Twitter Plot Summary: Three bodybuilders kidnap Tony Shalhoub, then it all goes to pot. Bayhem style.
Director: Michael Bay
Key Cast: Mark Wahlberg, Dwayne Johnson, Anthony Mackie, Tony Shalhoub, Ed Harris, Rob Corddry, Ken Jeong, Bar Paly, Rebel Wilson, Peter Stormare.
Five Point Summary:
1. Sloooooow mooooootionnnnnn…
2. Oh joy, Ken Jeong.
3. Failed attempts at kidnapping their target. Amusing.
4. So many voiceovers… Sooooo many voiceovers…
5. The worst part is, the actors look nothing like their real world counterparts. Yeah, that’s the worst part.
Pain and Gain was supposed to be Michael Bay’s attempt at making a low budget, low key film after a long string of explosive action films for which he is best known. A budget of $22 million isn’t exactly what you’d call low key or even low budget, but compared to the ridiculousness that is the Transformers series, it’s small change.
Perhaps thankfully there’s no sign of any giant transforming alien robots. Or, indeed, any small ones either. Three dumb bodybuilders played by Mark Wahlberg, Anthony Mackie and Dwayne Johnson (and they really are dumb) kidnap business man and incredibly rich Victor Kershaw (Shalhoub), steal all of his money and possessions and live the American Dream albeit it exploiting the success of others. Pain and Gain is supposed to be a comment on the American Dream – being able to prosper and be successful without limitations. That’s all through hard work and determination rather than kidnapping a wealthy man and stealing his moneys, of course. There are no shortcuts to the American Dream, and that’s what our trio of bodybuilders attempt, and fail, to do. Such a comment about the American Dream would need to be handled deftly, but in Michael Bay’s hands it’s soon lost amongst the Bayhem and excessive amount of slow motion. Seriously, is that absolutely necessary? Does it add anything of value other than being a superfluous directorial flourish and looking a bit cool? No, that’s the extent of it.
One confusing aspect is the multiple narrative voiceovers. Almost all of the principle characters have a go at the old voiceover technique, a sign of a script that doesn’t really know what point it wants to make and, indeed, if there’s a point to be made at all. By having so many different characters give us their thoughts it just muddies the narrative waters by not giving us one or two voices to focus on. It gets to the point where you expect the dog to have an internal monologue so we, the audience, understand where he’s at psychologically within the story and just how tasty Dwayne Johnson’s toe actually is, but we don’t get any of that, unfortunately. The stripper gets her 2 minutes in voiceover mode, but the dog doesn’t. Perhaps a concept for another low budget film for you, Mr Bay?
Dwayne Johnson is the best thing in the film, by a significant margin. His born-again Christian, fresh from prison has conflicting emotions between his church and what they are doing. Narratively there’s also no reason for him to being there either, but it would be a much, much, much, much, MUCH worse film if he wasn’t there. Wahlberg and Mackie are typically dependable but the only appeal in watching them is by laughing at how incredibly stupid and self-centred they are. Wahlberg is honing a fine array of comedic roles as of late, what with Ted, 2 Guns and The Other Guys in the last few years, with Pain and Gain being another good entry (as far as comedy is concerned) in his catalogue.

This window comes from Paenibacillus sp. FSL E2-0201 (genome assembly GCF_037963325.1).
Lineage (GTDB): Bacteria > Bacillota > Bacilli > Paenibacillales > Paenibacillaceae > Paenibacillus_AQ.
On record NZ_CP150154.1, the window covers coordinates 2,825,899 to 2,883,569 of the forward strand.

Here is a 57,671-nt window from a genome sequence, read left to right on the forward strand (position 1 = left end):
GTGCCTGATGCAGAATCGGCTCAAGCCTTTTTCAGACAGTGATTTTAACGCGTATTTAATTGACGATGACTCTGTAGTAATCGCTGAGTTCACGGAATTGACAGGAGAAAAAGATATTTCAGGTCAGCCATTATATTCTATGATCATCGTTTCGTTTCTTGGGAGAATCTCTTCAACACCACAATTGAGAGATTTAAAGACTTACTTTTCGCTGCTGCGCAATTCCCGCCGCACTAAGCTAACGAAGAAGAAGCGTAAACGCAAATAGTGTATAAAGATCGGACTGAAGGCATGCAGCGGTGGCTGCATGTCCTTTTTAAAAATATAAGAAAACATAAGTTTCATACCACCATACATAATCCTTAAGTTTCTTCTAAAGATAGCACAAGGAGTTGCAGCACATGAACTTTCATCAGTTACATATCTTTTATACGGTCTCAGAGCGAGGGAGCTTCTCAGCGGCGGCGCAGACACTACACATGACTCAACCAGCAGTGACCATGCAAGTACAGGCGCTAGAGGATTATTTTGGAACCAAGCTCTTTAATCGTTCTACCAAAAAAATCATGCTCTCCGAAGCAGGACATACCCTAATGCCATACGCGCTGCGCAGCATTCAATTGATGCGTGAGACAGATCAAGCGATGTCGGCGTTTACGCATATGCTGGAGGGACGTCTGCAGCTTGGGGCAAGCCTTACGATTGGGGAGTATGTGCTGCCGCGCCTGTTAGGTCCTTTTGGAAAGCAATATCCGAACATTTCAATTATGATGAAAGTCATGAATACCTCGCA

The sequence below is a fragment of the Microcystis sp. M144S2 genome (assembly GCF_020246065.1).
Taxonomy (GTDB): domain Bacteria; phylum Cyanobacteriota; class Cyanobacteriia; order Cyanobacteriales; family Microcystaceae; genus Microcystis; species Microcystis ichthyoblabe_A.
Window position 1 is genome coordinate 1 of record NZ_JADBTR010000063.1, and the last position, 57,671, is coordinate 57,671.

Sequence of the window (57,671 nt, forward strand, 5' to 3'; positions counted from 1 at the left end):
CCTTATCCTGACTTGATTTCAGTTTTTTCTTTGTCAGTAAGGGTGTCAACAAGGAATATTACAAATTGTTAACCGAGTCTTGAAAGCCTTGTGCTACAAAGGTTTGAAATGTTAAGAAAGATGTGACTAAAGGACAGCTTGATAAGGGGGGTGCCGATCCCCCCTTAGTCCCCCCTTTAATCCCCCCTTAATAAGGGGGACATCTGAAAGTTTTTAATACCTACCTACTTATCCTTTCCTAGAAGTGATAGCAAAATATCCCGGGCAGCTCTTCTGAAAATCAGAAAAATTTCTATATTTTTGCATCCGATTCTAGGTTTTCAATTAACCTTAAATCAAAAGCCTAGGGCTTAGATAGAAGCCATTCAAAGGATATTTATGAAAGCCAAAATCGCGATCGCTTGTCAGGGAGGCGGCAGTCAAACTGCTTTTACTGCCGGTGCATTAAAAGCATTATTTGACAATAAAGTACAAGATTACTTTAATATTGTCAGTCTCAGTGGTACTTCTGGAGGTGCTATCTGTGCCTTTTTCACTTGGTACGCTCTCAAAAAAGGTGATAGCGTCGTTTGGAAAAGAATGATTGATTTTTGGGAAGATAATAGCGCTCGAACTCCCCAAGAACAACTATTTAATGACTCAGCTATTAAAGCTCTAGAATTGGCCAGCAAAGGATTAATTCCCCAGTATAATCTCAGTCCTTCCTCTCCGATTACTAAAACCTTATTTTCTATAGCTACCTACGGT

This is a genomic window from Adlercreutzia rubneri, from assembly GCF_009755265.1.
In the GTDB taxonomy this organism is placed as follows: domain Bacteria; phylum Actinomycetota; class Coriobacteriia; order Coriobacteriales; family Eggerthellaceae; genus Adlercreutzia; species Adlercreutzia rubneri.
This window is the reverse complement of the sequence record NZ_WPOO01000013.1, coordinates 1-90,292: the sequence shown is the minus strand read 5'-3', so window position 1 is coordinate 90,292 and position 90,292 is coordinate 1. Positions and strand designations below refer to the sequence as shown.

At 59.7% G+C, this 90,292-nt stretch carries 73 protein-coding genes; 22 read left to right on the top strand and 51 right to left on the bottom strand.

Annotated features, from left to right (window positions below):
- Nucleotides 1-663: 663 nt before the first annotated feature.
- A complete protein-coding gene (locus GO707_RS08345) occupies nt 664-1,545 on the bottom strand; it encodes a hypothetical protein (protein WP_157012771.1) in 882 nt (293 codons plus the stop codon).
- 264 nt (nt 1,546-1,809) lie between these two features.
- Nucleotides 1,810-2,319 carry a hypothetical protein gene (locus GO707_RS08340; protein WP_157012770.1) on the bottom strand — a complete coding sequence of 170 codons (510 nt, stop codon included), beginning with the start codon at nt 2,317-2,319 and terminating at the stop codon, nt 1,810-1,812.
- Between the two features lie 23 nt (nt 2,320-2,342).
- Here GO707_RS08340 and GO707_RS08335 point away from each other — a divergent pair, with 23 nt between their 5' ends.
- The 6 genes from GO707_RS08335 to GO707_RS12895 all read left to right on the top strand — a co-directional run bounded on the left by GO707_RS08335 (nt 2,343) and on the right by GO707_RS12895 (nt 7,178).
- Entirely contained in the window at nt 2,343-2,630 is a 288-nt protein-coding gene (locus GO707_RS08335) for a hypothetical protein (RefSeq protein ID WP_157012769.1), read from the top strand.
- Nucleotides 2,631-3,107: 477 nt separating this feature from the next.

Despite the inherent silliness and the fact it’s a Michael Bay film it’s very funny, yet the laughs come at the expense of the real people who were at the receiving end of their actions. On the other hand the people who are killed or disadvantaged aren’t sympathetic characters in the first place, so as far as the film is concerned it’s difficult to feel bad about the things that happen to them. I can’t speak for those involved in real events but the characters in the film are unpleasant and, almost without exception, deserve what happens to them. Harsh I know, but this is solely based on the characters as portrayed in the film, I’m sure there were more shades of grey in reality.
You may have already guessed this as well, but women are not well represented either. Come on, this is Michael Bay we’re talking about, did you expect anything less from the guy who gave us that teen-viewer grabbing shot of Megan Fox draped over a motorcycle in Transformers Revenge of the Fallen? Rebel Wilson seems to only have been cast because she’s the complete opposite of your typical Michael Bay leading lady. She’s decent in the role, however, just she only exists to act as a second act distraction for Anthony Mackie.
Yes, Pain and Gain works as a film and yes, it is frequently amusing, but it only scores as highly as it does because of that fact. It’s shallow and misogynistic and there are no lessons to be learned here other than if you’re stupid and get ideas above your station then it will not end well for you, probably in prison and/or death row. If it had been an original story rather than based on true events then it would have been easier to laugh at what goes down, instead it’s half tragic if you think about it for more than a fleeting moment. Best to just disengage your brain, enjoy the funnies as best you can and then move along and watch something a tad more meaningful. Or the more sensible option – watch something not directed by Michael Bay and just give this a miss.
Favourite scene: Dwayne Johnson in the Eagle’s Nest, staring at a lot of “homo stuff.”
Quote: “Don’t eyeball me! I’ve seen your mother driving up and down these streets looking at me! I’ll be your stepfather in about a week!”
Silly Moment: There are several – all of the stupid things they do without realising they’re leaving evidence in their wake. Key example – Dwayne giving his severed toe to the dog of one of their victims.